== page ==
Morning Jay: In Defense of the Southern Republicans
6:00 AM, Sep 28, 2011 • By JAY COST
Goldwater’s hardline stance on civil rights, as well as other issues, cost the GOP dearly. Some 20 percent of self-identified Republicans backed LBJ that year. What’s more, Goldwater did worse than any previous Republican candidate in the North, where he won just 36 percent of the vote. And in the South, he did worse than Eisenhower in 1956, especially in those rising New South cities. In other words, the Goldwater candidacy did not buy the Republicans any votes in the South, and lost them upwards of 10 million in the North. The Goldwater disaster was brutal for the GOP down the ballot as well, and Democrats finally had the outsized majority needed to implement the Great Society.
Little wonder that Nixon returned the Republican focus to the rising middle class of the peripheral states of Florida and Texas. In his 1968 convention address, he said:
This has, more or less, been the GOP approach ever since – because this is how the Republicans intuited they could win a national majority. It was at its core a focus on economics to unite Northern conservatives in the Midwest with the rising middle class of the border South and the West.
2. Almost every national politician played a double game on civil rights for 100 years.
Often, liberals will invoke Nixon’s “Southern Strategy” to indict the Republican party. A lot has been made of the supposed deal Nixon brokered with Strom Thurmond in Atlanta before the 1968 convention, but it never included repeal of the landmark civil rights acts. Instead, its focus was on integration (especially busing), and symbolic recognition of the South. Nixon took the task of school integration out of the Department of Housing, Education, and Welfare (HEW) and sent it to the Department of Justice. Integration would continue apace through his term, but without the threat that HEW would withhold funds from local schools. He also tried to get Southerners Clement Haynesworth and Harrold Carswell appointed to the Supreme Court. On the other hand, he instituted the first affirmative action plan, signed an extension of the Voting Rights Act, and offered the "Family Assistance Plan," which was hardly neglectful of poor African Americans.
Liberals who get hot under the collar over this should remember that Lyndon Johnson intervened in the late 1960s when HEW threatened the Chicago public schools over de facto segregation. Mayor Richard J. Daley was an important client of the party, and LBJ could ill afford to anger him, so he told HEW to back off. They might also recall that JFK appointed judges to the Southern courts that even Arthur Schlesinger, Jr. – a Kennedy hagiographer if ever there was one – called “unfortunate.” And they might recollect that Jimmy Carter won the Georgia governship in 1970 by actively courting the George Wallace vote.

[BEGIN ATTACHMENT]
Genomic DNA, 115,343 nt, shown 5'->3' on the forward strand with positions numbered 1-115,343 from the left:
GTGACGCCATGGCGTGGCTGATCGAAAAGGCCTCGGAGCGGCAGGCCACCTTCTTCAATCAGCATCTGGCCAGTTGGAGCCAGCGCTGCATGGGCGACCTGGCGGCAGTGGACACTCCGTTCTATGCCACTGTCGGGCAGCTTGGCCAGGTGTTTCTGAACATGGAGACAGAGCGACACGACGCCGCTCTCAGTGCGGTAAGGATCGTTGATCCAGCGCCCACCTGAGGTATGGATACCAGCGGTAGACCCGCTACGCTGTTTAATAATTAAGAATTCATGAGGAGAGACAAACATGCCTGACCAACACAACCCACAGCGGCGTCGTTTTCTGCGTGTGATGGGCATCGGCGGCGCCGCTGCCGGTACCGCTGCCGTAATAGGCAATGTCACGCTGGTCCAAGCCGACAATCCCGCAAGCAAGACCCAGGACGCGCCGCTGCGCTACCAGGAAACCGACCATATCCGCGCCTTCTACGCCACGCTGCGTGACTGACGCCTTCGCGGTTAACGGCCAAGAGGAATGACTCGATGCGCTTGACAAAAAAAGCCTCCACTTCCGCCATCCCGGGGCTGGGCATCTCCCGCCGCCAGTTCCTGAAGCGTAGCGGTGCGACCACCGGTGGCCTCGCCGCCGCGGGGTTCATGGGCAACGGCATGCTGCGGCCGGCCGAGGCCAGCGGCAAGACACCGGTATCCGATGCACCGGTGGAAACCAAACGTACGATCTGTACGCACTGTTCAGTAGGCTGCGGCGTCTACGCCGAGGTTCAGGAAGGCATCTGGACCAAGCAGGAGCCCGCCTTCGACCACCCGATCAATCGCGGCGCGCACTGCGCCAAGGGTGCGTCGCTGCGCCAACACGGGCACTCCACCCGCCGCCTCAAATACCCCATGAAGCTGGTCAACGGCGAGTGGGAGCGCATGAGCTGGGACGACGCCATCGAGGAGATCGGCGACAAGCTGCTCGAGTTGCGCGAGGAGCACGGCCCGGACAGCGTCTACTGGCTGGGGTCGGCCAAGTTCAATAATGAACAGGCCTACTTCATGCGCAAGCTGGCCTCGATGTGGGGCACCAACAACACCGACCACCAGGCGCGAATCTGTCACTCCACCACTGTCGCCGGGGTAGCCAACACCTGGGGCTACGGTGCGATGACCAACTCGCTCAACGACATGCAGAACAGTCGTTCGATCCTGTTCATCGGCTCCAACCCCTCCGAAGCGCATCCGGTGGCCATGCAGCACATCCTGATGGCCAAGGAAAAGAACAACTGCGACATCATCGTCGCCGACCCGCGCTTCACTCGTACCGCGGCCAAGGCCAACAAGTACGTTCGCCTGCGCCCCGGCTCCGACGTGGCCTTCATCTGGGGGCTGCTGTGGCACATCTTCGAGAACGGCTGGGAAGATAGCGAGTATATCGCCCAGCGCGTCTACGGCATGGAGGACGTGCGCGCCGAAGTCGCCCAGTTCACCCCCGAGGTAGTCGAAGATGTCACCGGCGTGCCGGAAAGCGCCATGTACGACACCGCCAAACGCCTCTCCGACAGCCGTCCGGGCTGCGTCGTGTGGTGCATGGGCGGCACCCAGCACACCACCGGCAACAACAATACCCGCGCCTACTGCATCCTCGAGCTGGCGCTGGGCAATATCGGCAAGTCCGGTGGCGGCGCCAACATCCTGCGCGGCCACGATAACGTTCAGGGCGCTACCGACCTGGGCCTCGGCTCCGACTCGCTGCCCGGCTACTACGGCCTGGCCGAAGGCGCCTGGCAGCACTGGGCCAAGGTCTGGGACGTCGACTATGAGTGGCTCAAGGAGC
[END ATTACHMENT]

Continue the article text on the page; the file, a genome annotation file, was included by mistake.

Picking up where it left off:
That speaks to an important point about civil rights, one that is true for 100 years after Reconstruction. Almost every national leader played both sides of the issue at one point in their careers. I can really only think of two definite exceptions: Woodrow Wilson, who was an out-and-out racist and saw to it that African Americans were left genuinely worse off, and Benjamin Harrison, who was the last president to make an all-out effort for voting rights before the 1960s. (Dwight Eisenhower might belong with Harrison, as he passed the first civil rights legislation since Reconstruction, desegregated Washington, D.C., and finished desegregation of the military; however, it's fair to argue that he could have done more.) Pretty much everybody else tried to have it both ways, at one point or another – including the liberal Democrats. FDR refused to back the Wagner-Costigan Anti-Lynching Bill, Truman opposed the liberal civil rights plank in the 1948 platform and wrote in his diary that it was a “crackpot” idea, JFK voted to water down the 1957 Civil Rights Act, and LBJ led the charge to water it down.
Recent Blog Posts